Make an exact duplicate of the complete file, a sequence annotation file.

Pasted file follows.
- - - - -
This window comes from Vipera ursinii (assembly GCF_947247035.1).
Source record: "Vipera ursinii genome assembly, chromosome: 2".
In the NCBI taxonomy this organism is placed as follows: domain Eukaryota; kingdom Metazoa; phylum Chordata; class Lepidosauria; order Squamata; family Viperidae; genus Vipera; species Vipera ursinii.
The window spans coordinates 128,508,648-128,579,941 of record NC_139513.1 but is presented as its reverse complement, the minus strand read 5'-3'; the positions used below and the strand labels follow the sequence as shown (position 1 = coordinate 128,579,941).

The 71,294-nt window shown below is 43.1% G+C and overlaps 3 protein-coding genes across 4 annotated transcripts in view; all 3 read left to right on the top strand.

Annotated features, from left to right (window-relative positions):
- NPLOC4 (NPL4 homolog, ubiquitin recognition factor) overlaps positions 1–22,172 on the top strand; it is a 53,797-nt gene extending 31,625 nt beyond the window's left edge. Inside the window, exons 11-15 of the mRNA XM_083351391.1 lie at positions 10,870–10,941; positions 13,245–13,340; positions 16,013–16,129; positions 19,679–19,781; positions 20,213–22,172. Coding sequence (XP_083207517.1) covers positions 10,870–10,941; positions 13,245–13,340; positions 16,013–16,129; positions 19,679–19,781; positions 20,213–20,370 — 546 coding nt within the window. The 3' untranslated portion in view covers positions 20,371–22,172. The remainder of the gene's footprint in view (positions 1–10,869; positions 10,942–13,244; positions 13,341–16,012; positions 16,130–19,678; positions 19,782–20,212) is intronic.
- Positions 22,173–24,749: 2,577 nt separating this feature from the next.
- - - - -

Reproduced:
This window comes from Vipera ursinii (assembly GCF_947247035.1).
Source record: "Vipera ursinii genome assembly, chromosome: 2".
In the NCBI taxonomy this organism is placed as follows: domain Eukaryota; kingdom Metazoa; phylum Chordata; class Lepidosauria; order Squamata; family Viperidae; genus Vipera; species Vipera ursinii.
The window spans coordinates 128,508,648-128,579,941 of record NC_139513.1 but is presented as its reverse complement, the minus strand read 5'-3'; the positions used below and the strand labels follow the sequence as shown (position 1 = coordinate 128,579,941).

The 71,294-nt window shown below is 43.1% G+C and overlaps 3 protein-coding genes across 4 annotated transcripts in view; all 3 read left to right on the top strand.

Annotated features, from left to right (window-relative positions):
- NPLOC4 (NPL4 homolog, ubiquitin recognition factor) overlaps positions 1–22,172 on the top strand; it is a 53,797-nt gene extending 31,625 nt beyond the window's left edge. Inside the window, exons 11-15 of the mRNA XM_083351391.1 lie at positions 10,870–10,941; positions 13,245–13,340; positions 16,013–16,129; positions 19,679–19,781; positions 20,213–22,172. Coding sequence (XP_083207517.1) covers positions 10,870–10,941; positions 13,245–13,340; positions 16,013–16,129; positions 19,679–19,781; positions 20,213–20,370 — 546 coding nt within the window. The 3' untranslated portion in view covers positions 20,371–22,172. The remainder of the gene's footprint in view (positions 1–10,869; positions 10,942–13,244; positions 13,341–16,012; positions 16,130–19,678; positions 19,782–20,212) is intronic.
- Positions 22,173–24,749: 2,577 nt separating this feature from the next.